The Trustees also instructed the medical director and the Finance and Budget Committee to consider methods for funding the position of director of the Division of Minority and National Affairs, a position the Board approved, but for which money has not yet been allocated because of budget constraints.

On other matters of concern to psychiatrists and their patients the Board voted to

reaffirm its October agreement with Medical Director Steven Mirin, M.D., "and its intention to execute a contract for his second term as medical director." At the Assembly November meeting the Assembly Executive Committee had expressed its dissatisfaction with the Board’s and medical director’s handling of APA’s finances and asked that the Board reconsider the medical director’s new contract.

approve a revision of the "Practice Guideline for Treatment of Bipolar Disorder," which was originally published in 1994 as the third guideline in the practice guideline series (see page 12).

provide grants to the Illinois and New Mexico district branches to assist in their advocacy efforts to fight moves in their state legislatures to expand psychologists’ scope of practice. New Mexico, which last year came within hours of being the first state to allow psychologists to prescribe medication, is gearing up for another battle on the same issue.

change the definition of an early career psychiatrist (ECP) to delete the age criterion. The only remaining criterion for ECP status is that a member be in his or her first seven years after becoming eligible for general member status.

join an amicus brief prepared by the AMA in the case Rush Prudential v. Moran. The Trustees authorized a $5,000 contribution to the AMA’s cost of preparing the brief. The case, which is before the U.S. Supreme Court, revolves around whether the federal ERISA law preempts an Illinois state law requiring independent review when an HMO refuses to pay for treatment a physician maintains is necessary. Illinois is one of several states that have statutes requiring an independent review when such disputes arise, and the AMA maintains that ERISA does not preempt state statutes mandating an independent review. Its brief also emphasizes the importance of not compromising the ability of physicians to provide the best medical care they can.

endorse a position statement on carveouts passed by the Assembly that explains the discriminatory nature of separating the funding and delivery of psychiatric care from that of general medical services. The statement puts APA on record as condemning the way carveouts marginalize psychiatric treatment and thus stigmatize people who have a mental illness.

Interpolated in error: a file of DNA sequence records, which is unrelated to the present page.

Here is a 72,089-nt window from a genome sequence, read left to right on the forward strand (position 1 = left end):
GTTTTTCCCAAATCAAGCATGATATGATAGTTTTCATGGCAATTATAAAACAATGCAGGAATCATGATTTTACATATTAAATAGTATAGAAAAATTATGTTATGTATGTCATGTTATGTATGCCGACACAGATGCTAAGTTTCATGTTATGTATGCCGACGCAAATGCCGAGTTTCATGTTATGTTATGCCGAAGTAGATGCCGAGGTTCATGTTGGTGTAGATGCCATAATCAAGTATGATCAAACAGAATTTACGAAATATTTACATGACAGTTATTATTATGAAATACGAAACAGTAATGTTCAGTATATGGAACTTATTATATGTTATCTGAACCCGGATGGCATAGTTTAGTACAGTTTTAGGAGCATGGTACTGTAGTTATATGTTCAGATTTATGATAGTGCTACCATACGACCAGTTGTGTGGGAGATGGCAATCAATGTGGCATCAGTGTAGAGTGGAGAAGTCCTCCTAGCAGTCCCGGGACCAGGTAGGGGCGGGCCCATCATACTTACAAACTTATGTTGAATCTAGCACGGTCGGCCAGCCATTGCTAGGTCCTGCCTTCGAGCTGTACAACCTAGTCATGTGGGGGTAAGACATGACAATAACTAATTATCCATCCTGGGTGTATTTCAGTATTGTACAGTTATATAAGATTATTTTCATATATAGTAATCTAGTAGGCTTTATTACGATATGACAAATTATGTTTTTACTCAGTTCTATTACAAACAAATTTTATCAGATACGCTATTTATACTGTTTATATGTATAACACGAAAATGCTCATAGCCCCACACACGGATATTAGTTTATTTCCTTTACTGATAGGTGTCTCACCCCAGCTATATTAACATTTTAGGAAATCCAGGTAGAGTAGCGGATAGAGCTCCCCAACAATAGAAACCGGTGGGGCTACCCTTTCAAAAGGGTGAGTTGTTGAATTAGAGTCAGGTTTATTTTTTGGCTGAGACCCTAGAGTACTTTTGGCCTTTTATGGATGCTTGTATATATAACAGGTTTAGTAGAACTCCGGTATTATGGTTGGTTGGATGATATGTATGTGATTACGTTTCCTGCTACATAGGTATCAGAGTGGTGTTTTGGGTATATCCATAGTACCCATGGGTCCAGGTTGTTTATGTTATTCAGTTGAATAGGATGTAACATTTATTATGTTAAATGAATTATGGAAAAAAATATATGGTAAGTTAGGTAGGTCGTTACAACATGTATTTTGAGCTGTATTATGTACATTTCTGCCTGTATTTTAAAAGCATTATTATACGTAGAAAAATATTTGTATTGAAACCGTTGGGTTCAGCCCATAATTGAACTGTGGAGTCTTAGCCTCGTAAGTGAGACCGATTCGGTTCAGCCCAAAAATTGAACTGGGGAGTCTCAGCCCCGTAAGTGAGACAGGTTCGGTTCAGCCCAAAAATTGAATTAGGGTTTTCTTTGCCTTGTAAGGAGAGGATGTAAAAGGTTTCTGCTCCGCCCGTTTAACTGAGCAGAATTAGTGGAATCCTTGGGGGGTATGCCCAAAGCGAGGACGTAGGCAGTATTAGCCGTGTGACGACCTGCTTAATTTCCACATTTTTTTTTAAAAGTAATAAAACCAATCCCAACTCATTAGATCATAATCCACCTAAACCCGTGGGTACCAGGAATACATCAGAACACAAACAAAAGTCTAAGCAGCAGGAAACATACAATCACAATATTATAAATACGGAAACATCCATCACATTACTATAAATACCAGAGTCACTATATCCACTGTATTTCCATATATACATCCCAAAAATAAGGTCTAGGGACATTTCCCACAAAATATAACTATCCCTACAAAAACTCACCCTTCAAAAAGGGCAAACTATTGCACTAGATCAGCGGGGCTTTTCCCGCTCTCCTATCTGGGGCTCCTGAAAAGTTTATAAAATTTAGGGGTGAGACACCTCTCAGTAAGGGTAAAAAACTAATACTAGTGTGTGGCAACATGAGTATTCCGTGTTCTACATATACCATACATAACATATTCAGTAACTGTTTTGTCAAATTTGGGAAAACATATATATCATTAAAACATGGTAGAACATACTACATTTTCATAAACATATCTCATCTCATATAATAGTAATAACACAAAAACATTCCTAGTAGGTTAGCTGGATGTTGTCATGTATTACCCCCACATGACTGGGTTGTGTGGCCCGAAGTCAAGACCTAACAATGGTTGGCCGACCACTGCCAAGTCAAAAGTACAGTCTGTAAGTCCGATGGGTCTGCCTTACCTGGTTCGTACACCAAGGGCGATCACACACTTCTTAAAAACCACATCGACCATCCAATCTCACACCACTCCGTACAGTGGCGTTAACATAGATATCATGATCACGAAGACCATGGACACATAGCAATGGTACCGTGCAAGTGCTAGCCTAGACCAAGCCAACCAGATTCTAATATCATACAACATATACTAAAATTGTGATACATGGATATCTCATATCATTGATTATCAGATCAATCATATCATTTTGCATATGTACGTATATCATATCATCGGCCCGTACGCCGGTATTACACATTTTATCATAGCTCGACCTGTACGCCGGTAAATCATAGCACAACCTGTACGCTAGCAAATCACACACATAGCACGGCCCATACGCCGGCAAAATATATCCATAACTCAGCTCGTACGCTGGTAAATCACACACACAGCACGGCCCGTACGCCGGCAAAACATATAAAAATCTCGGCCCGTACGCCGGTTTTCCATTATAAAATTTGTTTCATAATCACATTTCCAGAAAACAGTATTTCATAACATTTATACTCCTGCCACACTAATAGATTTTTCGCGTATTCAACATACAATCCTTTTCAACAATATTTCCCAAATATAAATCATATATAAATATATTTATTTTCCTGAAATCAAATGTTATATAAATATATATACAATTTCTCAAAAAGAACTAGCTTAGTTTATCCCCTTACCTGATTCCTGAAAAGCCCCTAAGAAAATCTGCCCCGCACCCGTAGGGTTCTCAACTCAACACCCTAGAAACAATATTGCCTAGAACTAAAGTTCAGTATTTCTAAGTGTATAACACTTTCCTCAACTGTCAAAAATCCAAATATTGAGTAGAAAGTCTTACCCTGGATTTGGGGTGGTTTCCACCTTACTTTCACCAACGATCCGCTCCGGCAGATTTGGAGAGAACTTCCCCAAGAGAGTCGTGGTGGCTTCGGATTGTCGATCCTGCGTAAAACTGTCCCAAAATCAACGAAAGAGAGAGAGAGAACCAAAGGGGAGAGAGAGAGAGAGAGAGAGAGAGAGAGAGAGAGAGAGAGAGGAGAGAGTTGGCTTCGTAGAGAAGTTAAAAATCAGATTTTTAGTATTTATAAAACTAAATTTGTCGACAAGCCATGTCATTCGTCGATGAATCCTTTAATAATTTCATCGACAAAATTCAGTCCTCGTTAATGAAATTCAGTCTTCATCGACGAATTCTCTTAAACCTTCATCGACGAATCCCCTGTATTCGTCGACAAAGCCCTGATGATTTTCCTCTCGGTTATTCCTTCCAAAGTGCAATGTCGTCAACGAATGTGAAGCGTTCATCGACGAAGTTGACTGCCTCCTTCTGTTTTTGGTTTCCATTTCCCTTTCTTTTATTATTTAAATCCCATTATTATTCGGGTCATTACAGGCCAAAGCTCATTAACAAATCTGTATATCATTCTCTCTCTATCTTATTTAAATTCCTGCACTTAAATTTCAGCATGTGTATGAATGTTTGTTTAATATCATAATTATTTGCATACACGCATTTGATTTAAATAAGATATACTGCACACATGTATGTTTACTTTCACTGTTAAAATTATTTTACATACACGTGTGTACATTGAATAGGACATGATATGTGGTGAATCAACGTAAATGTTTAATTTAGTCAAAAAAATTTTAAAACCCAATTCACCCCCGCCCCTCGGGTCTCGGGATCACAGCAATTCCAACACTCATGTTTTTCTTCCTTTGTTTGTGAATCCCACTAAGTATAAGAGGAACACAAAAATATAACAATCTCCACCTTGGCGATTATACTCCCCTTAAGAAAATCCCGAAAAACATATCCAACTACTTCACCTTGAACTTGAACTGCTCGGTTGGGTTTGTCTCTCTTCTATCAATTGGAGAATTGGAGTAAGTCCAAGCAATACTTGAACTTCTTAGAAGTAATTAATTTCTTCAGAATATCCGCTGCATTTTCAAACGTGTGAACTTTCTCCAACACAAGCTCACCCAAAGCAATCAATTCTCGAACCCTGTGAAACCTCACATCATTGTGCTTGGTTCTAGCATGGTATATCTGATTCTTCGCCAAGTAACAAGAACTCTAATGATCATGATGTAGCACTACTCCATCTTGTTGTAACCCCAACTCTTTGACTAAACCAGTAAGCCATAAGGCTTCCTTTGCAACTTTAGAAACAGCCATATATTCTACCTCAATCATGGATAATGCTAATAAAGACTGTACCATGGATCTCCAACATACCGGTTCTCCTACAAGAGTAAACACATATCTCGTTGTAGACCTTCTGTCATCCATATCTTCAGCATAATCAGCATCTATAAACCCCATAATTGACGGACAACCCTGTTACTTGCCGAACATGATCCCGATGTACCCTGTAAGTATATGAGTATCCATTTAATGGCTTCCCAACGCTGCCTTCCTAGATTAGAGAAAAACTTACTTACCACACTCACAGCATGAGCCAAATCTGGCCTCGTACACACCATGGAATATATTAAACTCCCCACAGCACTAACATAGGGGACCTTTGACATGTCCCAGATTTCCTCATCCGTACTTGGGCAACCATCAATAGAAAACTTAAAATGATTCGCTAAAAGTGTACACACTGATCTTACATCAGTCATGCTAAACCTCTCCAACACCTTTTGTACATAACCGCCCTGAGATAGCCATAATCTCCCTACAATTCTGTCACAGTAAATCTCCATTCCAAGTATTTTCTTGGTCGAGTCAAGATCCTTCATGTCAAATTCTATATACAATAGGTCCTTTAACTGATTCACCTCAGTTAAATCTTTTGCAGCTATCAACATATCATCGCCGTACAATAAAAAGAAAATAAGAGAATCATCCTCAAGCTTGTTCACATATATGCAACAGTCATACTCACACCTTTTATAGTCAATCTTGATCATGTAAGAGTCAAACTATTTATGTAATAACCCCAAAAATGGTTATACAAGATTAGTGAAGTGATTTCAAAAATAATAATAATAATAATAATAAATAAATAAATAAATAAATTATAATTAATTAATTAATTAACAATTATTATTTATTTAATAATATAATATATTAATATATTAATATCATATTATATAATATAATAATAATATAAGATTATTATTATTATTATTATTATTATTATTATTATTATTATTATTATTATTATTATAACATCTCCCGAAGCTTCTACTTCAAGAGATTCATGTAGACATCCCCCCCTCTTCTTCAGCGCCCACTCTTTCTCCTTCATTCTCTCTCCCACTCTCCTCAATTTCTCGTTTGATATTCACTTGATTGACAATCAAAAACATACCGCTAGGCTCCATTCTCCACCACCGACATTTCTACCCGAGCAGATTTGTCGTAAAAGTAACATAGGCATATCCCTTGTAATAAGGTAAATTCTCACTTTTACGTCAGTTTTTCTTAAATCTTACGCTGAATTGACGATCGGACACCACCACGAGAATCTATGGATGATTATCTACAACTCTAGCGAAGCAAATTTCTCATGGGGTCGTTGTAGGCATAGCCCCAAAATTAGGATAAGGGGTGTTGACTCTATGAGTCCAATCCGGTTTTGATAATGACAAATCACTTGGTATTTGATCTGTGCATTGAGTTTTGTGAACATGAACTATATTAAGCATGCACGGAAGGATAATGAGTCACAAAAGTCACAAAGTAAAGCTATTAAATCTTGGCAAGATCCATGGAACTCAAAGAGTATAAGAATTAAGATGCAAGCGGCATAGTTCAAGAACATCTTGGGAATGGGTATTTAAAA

approve the APA position statement "Minimum Necessary Guidelines for Third-Party Payers for Psychiatric Treatment." The statement, endorsed by the Assembly in May, responds to a provision in the federal government’s recently enacted privacy rule that health care providers need to disclose only the "minimum necessary" information for a given insurance review or other purpose. It leaves this determination in the hands of physicians and health care professionals. The APA paper suggests standards for such information disclosure under three situations—outpatient treatment for which payment has been preauthorized, outpatient care that requires authorization before an insurer will pay for it, and inpatient psychiatric treatment.

approve three violence-related position statements. One deals with assessing violence risk and emphasizes that while psychiatrists "cannot predict dangerousness with definitive accuracy, they can often identify risk factors associated with an increased likelihood of violent behaviors." A statement on prevention of violence stresses that psychiatrists "must take a leadership role in the prevention, diagnosis, and treatment of victims and perpetrators of violence and that APA supports educational efforts to prevent violence." The third position statement focuses on family violence. It says that APA "recommends that its members learn about the prevention of domestic violence"; participate in state, local, and national agencies that advocate on behalf of violence victims; and develop education programs for medical students and other physicians that teach violence prevention, identification, and rehabilitation. ▪

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APA President-elect Paul Appelbaum, M.D., heads a new long-range planning task force evaluating APA’s budget process and governance structure.

After hours of discussion spread over its three-day meeting in Washington, D.C., last month, APA’s Board of Trustees approved a 2002 operating budget for APA of about $51 million.